If you've ever been to Hawaii, chances are that you've passed through the John Rodgers Terminal
at Honolulu International Airport without giving it a second thought. The great-grandson of distinguished American Commodores John Rodgers and Matthew Perry; John Rodgers
was the second American naval officer to fly for the United States Navy and a submarine commander in WW1; but what earned him the honour of having the airport named for him was the amazing and inspiring
first open-ocean flight to Hawaii. [more inside]
The WMD was discovered, quite by chance, lying by the side of a Bridgeville road in late July by a Delaware state trooper on an unrelated callout. Jutting out of the ground, the 75mm shell was encrusted in barnacles and pitted with rust; barely recognisable as a munition at all. The trooper called in his find and a military team took the bomb to Dover Air Force Base for disposal. As with most conventional rounds, a small charge was placed on the side of the shell and detonated to trigger the vintage munition’s own explosive. But something went wrong, and the bomb failed to explode. When the two staff sergeants and technician walked over to inspect the failed detonation, they found a strange black liquid seeping out of the cracked mortar. Given that the shell had been under the sea for the better part of fifty years, the men thought little of the foul-smelling substance until hours later, when their skin began to erupt in agonising blisters. All three were rushed to Kent General hospital, where two were released later after minor treatment. A third, more seriously injured serviceman was transported to Temple University Hospital in Philadelphia, where he remained in serious but stable condition with what were only described as “burns or blisters” in a statement issued by the Army later that week. A scientific team were sent to Dover to collect soil samples from the area. The results were clear: the shell had been filled with mustard gas.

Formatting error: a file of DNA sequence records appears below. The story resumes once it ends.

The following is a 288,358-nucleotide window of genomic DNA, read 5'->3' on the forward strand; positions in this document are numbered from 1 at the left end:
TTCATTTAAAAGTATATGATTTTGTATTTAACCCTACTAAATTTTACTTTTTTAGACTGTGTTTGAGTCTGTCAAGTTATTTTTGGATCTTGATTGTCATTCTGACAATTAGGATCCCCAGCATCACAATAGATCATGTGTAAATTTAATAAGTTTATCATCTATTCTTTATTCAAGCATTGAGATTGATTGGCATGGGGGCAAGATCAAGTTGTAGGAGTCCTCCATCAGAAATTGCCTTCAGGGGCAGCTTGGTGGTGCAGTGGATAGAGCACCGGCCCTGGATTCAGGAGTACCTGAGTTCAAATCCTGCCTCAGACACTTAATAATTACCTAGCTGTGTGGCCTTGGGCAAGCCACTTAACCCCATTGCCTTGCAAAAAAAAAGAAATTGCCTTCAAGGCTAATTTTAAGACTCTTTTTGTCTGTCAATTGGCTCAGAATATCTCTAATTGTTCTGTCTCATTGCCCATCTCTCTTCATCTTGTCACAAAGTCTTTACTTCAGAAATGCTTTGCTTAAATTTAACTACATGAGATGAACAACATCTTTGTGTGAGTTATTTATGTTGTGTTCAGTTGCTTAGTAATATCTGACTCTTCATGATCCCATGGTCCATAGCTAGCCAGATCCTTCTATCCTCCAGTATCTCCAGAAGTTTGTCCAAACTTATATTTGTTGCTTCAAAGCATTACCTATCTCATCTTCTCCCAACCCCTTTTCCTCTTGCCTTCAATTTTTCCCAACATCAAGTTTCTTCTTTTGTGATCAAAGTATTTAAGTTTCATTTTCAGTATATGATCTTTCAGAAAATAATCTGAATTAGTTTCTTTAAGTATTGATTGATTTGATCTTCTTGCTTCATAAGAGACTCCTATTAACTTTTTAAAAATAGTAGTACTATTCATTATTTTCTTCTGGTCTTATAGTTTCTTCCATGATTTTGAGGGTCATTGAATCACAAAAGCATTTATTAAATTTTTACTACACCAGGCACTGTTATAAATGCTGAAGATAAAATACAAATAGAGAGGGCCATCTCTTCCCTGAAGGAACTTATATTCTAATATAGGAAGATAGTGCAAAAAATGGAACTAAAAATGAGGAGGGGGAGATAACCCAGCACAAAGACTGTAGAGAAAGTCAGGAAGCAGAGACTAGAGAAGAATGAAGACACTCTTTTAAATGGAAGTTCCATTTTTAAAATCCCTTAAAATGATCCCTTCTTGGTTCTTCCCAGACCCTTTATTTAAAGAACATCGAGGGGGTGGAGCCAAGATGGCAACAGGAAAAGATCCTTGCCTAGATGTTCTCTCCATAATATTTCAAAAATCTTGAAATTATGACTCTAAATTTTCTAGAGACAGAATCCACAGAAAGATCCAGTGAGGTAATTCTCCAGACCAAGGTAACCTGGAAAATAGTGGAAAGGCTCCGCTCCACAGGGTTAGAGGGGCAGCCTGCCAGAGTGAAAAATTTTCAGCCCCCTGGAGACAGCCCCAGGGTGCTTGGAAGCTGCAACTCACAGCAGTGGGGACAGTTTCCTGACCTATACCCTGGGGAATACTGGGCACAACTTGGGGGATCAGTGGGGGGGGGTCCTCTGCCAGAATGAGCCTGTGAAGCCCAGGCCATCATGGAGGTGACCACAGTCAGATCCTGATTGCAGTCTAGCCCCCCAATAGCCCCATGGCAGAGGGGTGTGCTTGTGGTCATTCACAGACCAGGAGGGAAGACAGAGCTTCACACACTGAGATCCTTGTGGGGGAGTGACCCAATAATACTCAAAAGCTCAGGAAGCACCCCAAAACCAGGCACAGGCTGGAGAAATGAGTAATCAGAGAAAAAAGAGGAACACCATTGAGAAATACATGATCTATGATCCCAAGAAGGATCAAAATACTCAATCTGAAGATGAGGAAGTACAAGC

To a fisherman, all areas of the sea have names, just as a farmer will name his fields or streets have formal and informal names. For instance, there is the Witch's Ground
, an area where the fishing is good, but the bottom is very rough and gear can easily be damaged or lost. Or if you're really unlucky, an undersea methane burst might make water less dense, and the sea could swallow your whole trawler
. [more inside]
The tuna-fisher Trevignon responded to a call for help from the Costa Allegra
... if the crew of the Trevignon are like many other sailors I know, I bet they're swilling champagne and living the high life in Mahé.
But the story may be a bit more controversial
, thought dead for four months, has been surviving alone by living off of feral goats on a deserted island
Not the actress. She's still dead.